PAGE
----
Theodore Bestor’s article, “How Sushi Went Global,” got me thinking about the globalization of food, as he discusses the process by which blue fin tuna is caught off the shores of New England, Spain, and Australia in mile-wide nets, transported back to markets in Japan, and then can wind up on the plates of diners in New York City. Bestor gets in to how globalization has allowed the Japanese to grow the appeal of their culture through the rising popularity of sushi. Yet he fails to dive further into the impact that such a global market for food has had on the US food industry.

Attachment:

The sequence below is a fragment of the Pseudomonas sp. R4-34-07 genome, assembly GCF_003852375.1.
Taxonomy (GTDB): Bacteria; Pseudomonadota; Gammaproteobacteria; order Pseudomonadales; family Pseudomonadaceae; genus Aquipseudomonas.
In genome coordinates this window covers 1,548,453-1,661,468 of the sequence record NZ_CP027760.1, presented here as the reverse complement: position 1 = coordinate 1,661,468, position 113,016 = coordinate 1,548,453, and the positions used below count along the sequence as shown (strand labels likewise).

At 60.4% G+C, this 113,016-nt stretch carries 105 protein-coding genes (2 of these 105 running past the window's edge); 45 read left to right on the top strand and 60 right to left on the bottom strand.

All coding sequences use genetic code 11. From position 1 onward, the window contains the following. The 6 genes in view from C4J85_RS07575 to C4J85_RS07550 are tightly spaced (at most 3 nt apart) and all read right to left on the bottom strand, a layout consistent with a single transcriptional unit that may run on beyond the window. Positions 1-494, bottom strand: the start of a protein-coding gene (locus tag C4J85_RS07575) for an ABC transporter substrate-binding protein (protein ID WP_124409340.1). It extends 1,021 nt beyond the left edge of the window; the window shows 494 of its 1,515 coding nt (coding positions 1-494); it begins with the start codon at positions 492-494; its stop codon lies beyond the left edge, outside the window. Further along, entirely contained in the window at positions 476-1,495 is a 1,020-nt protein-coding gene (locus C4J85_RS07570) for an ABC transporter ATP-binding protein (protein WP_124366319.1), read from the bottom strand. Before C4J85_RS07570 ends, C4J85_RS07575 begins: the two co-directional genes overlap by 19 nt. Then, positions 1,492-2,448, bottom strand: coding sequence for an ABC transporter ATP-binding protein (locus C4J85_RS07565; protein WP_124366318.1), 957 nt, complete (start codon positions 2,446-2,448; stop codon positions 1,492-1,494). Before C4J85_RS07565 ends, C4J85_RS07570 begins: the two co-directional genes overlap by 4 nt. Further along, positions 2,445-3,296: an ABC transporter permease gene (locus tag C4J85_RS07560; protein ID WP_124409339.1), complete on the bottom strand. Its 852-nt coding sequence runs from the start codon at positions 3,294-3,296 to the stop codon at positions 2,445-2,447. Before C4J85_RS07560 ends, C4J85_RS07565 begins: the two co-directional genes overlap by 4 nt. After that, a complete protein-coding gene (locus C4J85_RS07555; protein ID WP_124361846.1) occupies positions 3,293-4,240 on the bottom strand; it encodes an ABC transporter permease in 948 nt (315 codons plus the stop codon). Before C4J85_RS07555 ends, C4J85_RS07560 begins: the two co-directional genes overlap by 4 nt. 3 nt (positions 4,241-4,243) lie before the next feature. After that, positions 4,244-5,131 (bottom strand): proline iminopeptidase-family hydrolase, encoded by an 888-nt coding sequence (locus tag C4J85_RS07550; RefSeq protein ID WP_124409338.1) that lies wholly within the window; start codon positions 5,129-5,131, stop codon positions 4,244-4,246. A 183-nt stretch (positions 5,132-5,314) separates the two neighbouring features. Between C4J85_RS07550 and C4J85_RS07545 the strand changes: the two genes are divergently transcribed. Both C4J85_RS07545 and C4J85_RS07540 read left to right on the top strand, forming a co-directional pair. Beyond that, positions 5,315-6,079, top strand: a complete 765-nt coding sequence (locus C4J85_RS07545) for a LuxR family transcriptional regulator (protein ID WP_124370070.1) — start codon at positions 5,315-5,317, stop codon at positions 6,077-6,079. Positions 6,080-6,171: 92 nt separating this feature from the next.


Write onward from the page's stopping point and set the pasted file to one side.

It should be alarming when it is cheaper for my local grocery store in New York to sell apples grown in New Zealand than those grown a couple hundred miles upstate. Yet this has become a reality at more and more grocery stores and retail giants in the United States, as industrial farms – whether they be in New Zealand, or China, or Chile – use pesticides that allow for the large-scale growth of fruits and vegetables in unnatural environments and inhumane labor tactics to ensure that they can supply massive retailers like Wal-Mart. Indeed, this has allowed US consumers to purchase these foods at very low prices, but the question that needs to be addressed is: at what cost?